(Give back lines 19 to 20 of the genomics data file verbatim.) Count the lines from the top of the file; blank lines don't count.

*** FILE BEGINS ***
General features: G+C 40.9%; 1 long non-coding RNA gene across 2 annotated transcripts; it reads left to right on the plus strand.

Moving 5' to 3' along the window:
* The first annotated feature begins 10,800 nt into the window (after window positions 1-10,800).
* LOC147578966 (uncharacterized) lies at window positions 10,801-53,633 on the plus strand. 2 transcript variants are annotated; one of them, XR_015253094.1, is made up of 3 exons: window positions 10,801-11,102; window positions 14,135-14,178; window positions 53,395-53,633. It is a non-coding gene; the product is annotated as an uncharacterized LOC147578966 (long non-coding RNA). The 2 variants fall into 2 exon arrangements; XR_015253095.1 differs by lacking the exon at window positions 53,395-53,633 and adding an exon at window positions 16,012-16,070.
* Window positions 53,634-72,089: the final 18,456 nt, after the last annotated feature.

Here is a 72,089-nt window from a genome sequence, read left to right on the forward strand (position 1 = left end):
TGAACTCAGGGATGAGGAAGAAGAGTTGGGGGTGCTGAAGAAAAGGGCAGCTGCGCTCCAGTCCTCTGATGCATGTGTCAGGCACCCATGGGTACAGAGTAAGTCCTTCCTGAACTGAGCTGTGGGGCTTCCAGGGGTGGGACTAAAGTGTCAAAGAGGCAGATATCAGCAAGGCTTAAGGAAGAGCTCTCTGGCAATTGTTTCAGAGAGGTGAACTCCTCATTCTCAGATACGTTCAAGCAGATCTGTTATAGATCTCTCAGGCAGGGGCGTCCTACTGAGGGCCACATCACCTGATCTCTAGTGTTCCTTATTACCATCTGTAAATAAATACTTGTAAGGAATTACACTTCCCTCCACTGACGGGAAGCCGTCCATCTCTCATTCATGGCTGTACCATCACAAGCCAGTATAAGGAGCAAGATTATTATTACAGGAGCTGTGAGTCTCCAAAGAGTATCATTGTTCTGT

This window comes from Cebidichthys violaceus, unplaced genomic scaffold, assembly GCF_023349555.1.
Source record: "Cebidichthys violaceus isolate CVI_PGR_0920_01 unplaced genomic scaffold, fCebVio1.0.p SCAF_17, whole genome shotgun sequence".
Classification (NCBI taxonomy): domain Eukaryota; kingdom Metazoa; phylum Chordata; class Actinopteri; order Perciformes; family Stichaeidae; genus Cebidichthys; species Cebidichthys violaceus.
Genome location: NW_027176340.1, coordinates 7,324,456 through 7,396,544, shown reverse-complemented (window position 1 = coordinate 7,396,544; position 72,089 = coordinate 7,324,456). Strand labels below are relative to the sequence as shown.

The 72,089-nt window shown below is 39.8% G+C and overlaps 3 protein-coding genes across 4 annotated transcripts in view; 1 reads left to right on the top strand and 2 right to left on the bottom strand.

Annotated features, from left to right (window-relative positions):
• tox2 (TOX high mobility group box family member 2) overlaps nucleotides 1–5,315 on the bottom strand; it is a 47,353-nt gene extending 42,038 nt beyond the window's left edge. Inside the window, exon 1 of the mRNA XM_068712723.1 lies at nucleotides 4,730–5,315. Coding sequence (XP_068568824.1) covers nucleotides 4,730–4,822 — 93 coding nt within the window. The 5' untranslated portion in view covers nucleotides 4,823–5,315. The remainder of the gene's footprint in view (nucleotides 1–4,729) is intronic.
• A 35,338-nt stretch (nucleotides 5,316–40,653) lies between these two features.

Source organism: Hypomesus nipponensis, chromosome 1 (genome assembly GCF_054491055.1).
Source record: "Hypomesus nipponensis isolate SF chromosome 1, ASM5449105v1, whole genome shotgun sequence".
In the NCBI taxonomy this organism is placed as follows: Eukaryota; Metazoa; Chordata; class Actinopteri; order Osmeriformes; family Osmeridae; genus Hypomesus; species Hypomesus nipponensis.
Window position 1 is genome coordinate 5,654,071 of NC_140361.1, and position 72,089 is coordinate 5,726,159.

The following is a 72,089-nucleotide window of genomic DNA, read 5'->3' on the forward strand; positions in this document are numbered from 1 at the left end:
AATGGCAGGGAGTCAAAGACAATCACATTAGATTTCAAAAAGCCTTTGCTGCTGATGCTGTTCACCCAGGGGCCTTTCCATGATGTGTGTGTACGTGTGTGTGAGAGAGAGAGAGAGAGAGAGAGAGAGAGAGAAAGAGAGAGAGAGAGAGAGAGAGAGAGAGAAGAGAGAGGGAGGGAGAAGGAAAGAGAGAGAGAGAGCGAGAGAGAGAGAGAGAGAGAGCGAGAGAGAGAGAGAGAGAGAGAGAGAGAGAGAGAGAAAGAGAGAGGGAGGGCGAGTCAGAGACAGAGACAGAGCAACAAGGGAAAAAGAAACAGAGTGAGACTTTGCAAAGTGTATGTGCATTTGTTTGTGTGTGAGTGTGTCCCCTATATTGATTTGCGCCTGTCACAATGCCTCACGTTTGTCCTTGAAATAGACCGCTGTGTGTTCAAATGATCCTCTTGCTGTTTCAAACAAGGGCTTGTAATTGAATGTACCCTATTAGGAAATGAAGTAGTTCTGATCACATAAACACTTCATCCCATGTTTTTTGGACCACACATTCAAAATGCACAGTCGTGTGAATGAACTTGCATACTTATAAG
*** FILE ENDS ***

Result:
Window position 1 is genome coordinate 5,654,071 of NC_140361.1, and position 72,089 is coordinate 5,726,159.

The following is a 72,089-nucleotide window of genomic DNA, read 5'->3' on the forward strand; positions in this document are numbered from 1 at the left end: